For instance, if the cue is acquired at 50 degrees, but HQ has set the lock at 60 degrees, the Bot has to move into a position of 60 degrees to deploy the weapon.  If HQ has programmed a “sliding lock” to cover 60 to 90 degrees, then at the designated points the Bot deploys the weapon or weapons in sequence, which could be machine gun fire at 60 to 70 degrees, a rocket propelled grenade at 75 degrees, and more machine gun fire from 80 to 90 degrees, etc.  If the cue is acquired at any point within the programmed lock, then the Bot will deploy the weapon or weapons immediately by simply moving the weapon into position rather than physically moving itself.  In actual practice, the permissible lock, depending upon where the Bot is, could begin at, for instance, 60 to 110 degrees.

The Bot uses a procedure I call Extrapolation to generate the behavior necessary to achieve the “lock.”  Whether the Bot is military or civilian, it operates on “models.”  A “model” is a sequence of behavior that the Bot executes to accomplish something.  Once the “lock” has been generated, the Bot constructs the sequence of movements necessary to fulfill its mission.  So what has to happen?  Obviously, to move from one position to another, the wheels or tread have to be activated.  The weapon has to target the enemy.  Since the Bot knows where it is from its running table, and knows where it has to go by the “lock,” getting to the “lock” is just a matter of applying accurate math to the sequence of behavior.  Right?  That’s the Extrapolation.  The Bot will run a simulation to confirm the accuracy of its calculations, and then execute the “model,” which is the completed behavior, consisting of the sequence of events to which has been applied the specific mathematical calculations to achieve this objective.  A Bot can execute one model after another indefinitely.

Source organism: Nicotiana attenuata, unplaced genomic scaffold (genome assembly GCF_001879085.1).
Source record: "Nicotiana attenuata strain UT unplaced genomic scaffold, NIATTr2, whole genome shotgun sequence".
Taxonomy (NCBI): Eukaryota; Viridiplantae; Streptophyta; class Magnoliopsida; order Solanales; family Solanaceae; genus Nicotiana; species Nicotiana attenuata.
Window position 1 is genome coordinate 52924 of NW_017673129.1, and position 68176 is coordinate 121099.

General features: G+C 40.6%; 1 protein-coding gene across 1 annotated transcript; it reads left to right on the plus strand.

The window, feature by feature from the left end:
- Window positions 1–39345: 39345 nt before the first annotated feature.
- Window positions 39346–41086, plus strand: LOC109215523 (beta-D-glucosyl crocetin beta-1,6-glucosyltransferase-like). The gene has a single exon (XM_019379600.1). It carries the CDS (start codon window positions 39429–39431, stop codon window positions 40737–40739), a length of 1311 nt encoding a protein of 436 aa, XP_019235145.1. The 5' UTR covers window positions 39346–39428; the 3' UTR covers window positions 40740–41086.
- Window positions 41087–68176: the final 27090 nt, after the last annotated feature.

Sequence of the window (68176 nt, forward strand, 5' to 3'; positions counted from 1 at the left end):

This is the algorithm:


But is that possible?  Absolutely.  All systems on the Bot can be measured with mathematics.  Extrapolation is simply so many revolutions of a wheel and the rotation of a gun turret.  Lasers emanating from the Bot can calculate its distance from objects.  A practical War Bot will actually be running multiple models at the same time, so don’t think of it as a strictly linear process.  If the Bot recognizes another cue while it’s engaged in constructing a “model,” depending on the complexity of the machine, there’s no reason it couldn’t handle two triggers at the same time, put one trigger in cue, or pass a trigger to another Bot via a communications link.  So a “model” is just a sequence of available systems activations put together with the correct math applied.  That’s a real Bot—it doesn’t require a human to control it.  Available systems are movement via tread, various weapons systems, etc.  All of it is machinery controlled by motors which are activated by the programming of the Bot, and which move in accordance with mathematical precision applied to the specific situation.  Each system on the Bot can be part of a sequence of behavior.  For instance, if you want the Bot to move to the left, the left tread will be stationary or slower than the right tread.  Each tread is a system which can become part of a “model.”  The treads move or don’t move according to the requirements of the “lock.”

A trigger isn’t just recognition  of an object—it’s also the context in which the object appears.  It’s not appropriate to fire a rocket at a terrorist standing 20 yards away.  Once the weapon is discharged, the Bot goes into Patrol Mode.  It’s an extremely flexible system. Triggers don’t have to be sent into weapons deployment routines.  It could be removal of an object in the way.  It could be to take out a communications satellite dish.

The better the sensors, guidance system, and cue detection, the more effective the Bot.  If you can generate an accurate image of where the Bot has to be, which is the “lock,” this Bot will perform as claimed.  Is it a real robot?  If your definition is a robot like Bender in the animated series “Futurama,” the answer is No.  If your definition of a robot is a machine which can operate independently of human control and execute complex sequences of behavior on its own, then it is a real robot.  It’s all math and logic.  Conceivably you could program a machine to act like Bender, but it’s still a machine.  It has no consciousness, it doesn’t reflect on the meaning of life, it just does what it’s told.  The effectiveness of this Bot depends upon its ability to see the cue that triggers the software routine.  If the machine can accurately pick up the cue, everything else is merely mathematics.

Even if the Bot found itself already positioned for parts of the sequence, in many cases some movement of the weapons system would be required.